Intraarticular corticosteroid for treatment of osteoarthritis of the knee
Editorial Group: Cochrane Musculoskeletal Group
Published Online: 19 APR 2006
Assessed as up-to-date: 31 DEC 2005
Copyright © 2009 The Cochrane Collaboration. Published by John Wiley & Sons, Ltd.
How to Cite
Bellamy N, Campbell J, Welch V, Gee TL, Bourne R, Wells GA. Intraarticular corticosteroid for treatment of osteoarthritis of the knee. Cochrane Database of Systematic Reviews 2006, Issue 2. Art. No.: CD005328. DOI: 10.1002/14651858.CD005328.pub2.
- Publication Status: Edited (no change to conclusions)
- Published Online: 19 APR 2006
Osteoarthritis (OA) is a common joint disorder. In the knee, injections of corticosteroids into the joint (intraarticular (IA)) may relieve inflammation, and reduce pain and disability.
To evaluate the efficacy and safety of IA corticosteroids in treatment of OA of the knee.
We searched the Cochrane Central Register of Controlled Trials (CENTRAL) (Issue 2, 2003), MEDLINE (to January (week 1) 2006 for update), EMBASE, PREMEDLINE (all to July 2003), and Current Contents (Sept 2000). Specialised journals, trial reference lists and review articles were handsearched.
Randomised controlled trials of IA corticosteroids for patients with OA of the knee: single/double blind, placebo-based/comparative studies, reporting at least one core OMERACT III outcome measure.
Data collection and analysis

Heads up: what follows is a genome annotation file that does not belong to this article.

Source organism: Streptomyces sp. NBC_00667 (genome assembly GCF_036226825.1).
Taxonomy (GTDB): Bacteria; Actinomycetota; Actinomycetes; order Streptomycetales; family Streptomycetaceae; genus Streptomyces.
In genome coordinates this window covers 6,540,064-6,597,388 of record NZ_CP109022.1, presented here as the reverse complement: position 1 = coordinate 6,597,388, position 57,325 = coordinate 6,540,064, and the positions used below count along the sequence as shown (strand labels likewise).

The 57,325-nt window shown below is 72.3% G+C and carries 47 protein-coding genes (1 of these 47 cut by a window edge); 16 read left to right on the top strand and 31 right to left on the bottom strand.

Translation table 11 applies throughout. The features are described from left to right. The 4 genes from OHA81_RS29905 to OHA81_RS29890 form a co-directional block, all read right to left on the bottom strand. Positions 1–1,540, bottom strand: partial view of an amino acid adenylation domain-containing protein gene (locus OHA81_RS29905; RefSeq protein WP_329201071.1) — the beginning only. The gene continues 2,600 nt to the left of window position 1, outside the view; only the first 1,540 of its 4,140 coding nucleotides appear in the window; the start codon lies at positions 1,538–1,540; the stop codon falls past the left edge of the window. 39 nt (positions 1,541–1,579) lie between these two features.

Methodological quality of trials was assessed, and data were extracted in duplicate. Fixed effect and random effects models, giving weighted mean differences (WMD), were used for continuous variables. Dichotomous outcomes were analysed by relative risk (RR).
Twenty-eight trials (1973 participants) comparing IA corticosteroid against placebo, against IA hyaluronan/hylan (HA products), against joint lavage, and against other IA corticosteroids, were included.
IA corticosteroid was more effective than IA placebo for pain reduction (WMD -21.91; 95% confidence interval (CI) -29.93 to -13.89) and patient global assessment (the RR was 1.44 (95% CI 1.13 to 1.82)) at one week post injection with an NNT of 3 to 4 for both, based on n=185 for pain on 100 mm visual analogue scale (VAS) and n=158 for patient global assessment. Data on function were sparse at one week post injection and neither statistically significant nor clinically important differences were detected.